Mew Lake, we will be camping here in 7 weeks, hard to believe!
This was such a beautiful day, look at that blue sky in the photo below. I think the temperature got up to 18 Celsius which was amazing. Wonderful weather, we didn’t even need our winter coats, touques, mitts, nothing!
We did do a couple of hikes, Spruce Bog Boardwalk Trail being one of them. This is a nice and short trail going through the forest and also through marsh areas.
One of the trails we like to walk is the trail to the Cascades. We go here quite often, in all seasons. We have also paddled this river and had to portage over the cascades to continue down the river. Today we both wore our spikes, or crampons, on our hiking boots. It was a little icy in spots.
We drove down Opeongo Road a few times but there was not much going on except for ……….Squirrels!
We did finally spot two beavers, one was quite far from us having it’s lunch and the other was closer and hanging out in front of their beaver house. The photo below shows how far away we were. You can see the beaver house out on the ice on the left. He was hanging out in front of there.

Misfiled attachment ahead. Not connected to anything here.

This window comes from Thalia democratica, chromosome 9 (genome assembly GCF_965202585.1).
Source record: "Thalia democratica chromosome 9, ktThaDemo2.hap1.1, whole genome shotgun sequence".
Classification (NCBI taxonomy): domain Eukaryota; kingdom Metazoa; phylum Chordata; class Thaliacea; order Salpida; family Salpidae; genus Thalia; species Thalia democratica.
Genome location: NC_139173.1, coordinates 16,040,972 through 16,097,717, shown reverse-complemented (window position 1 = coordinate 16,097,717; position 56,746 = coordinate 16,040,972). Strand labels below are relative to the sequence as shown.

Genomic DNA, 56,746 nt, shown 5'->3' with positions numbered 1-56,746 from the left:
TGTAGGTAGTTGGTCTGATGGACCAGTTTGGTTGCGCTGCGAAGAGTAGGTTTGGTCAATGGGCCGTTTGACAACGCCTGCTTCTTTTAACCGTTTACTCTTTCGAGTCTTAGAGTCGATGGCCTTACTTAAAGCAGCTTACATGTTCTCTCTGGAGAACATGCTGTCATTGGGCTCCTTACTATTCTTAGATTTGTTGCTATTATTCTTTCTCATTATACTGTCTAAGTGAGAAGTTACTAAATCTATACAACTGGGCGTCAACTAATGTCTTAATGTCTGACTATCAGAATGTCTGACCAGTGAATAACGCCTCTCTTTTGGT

Canoe Lake was still frozen. This is a big lake from which we have started a few of our interior canoe trips. We have been up here when they closed down the canoe rentals because of the wind and whitecaps. It can be a nasty lake to paddle.
This Totem Pole is at the Main Gate on the East side of the Park, where we enter. We have a Parks Pass for the year so we don’t have to stop to get a permit.
So that’s that, we most likely won’t get up here again until we are camping in May, hopefully the moose get THAT memo.
You know I post mostly wildlife photos/adventures and landscapes, flowers etc but I also love Beer. I can’t help it, it’s my thing. A friend of mine Lesley B. told me that she knows me well because on Instagram I would only post wildlife photos and photos of Craft breweries! That pretty much describes me and my life.
So here is a token wildlife photo, and then on to one of my favourite breweries, right here in my area where I live.
Did someone say BEER? Yuck………………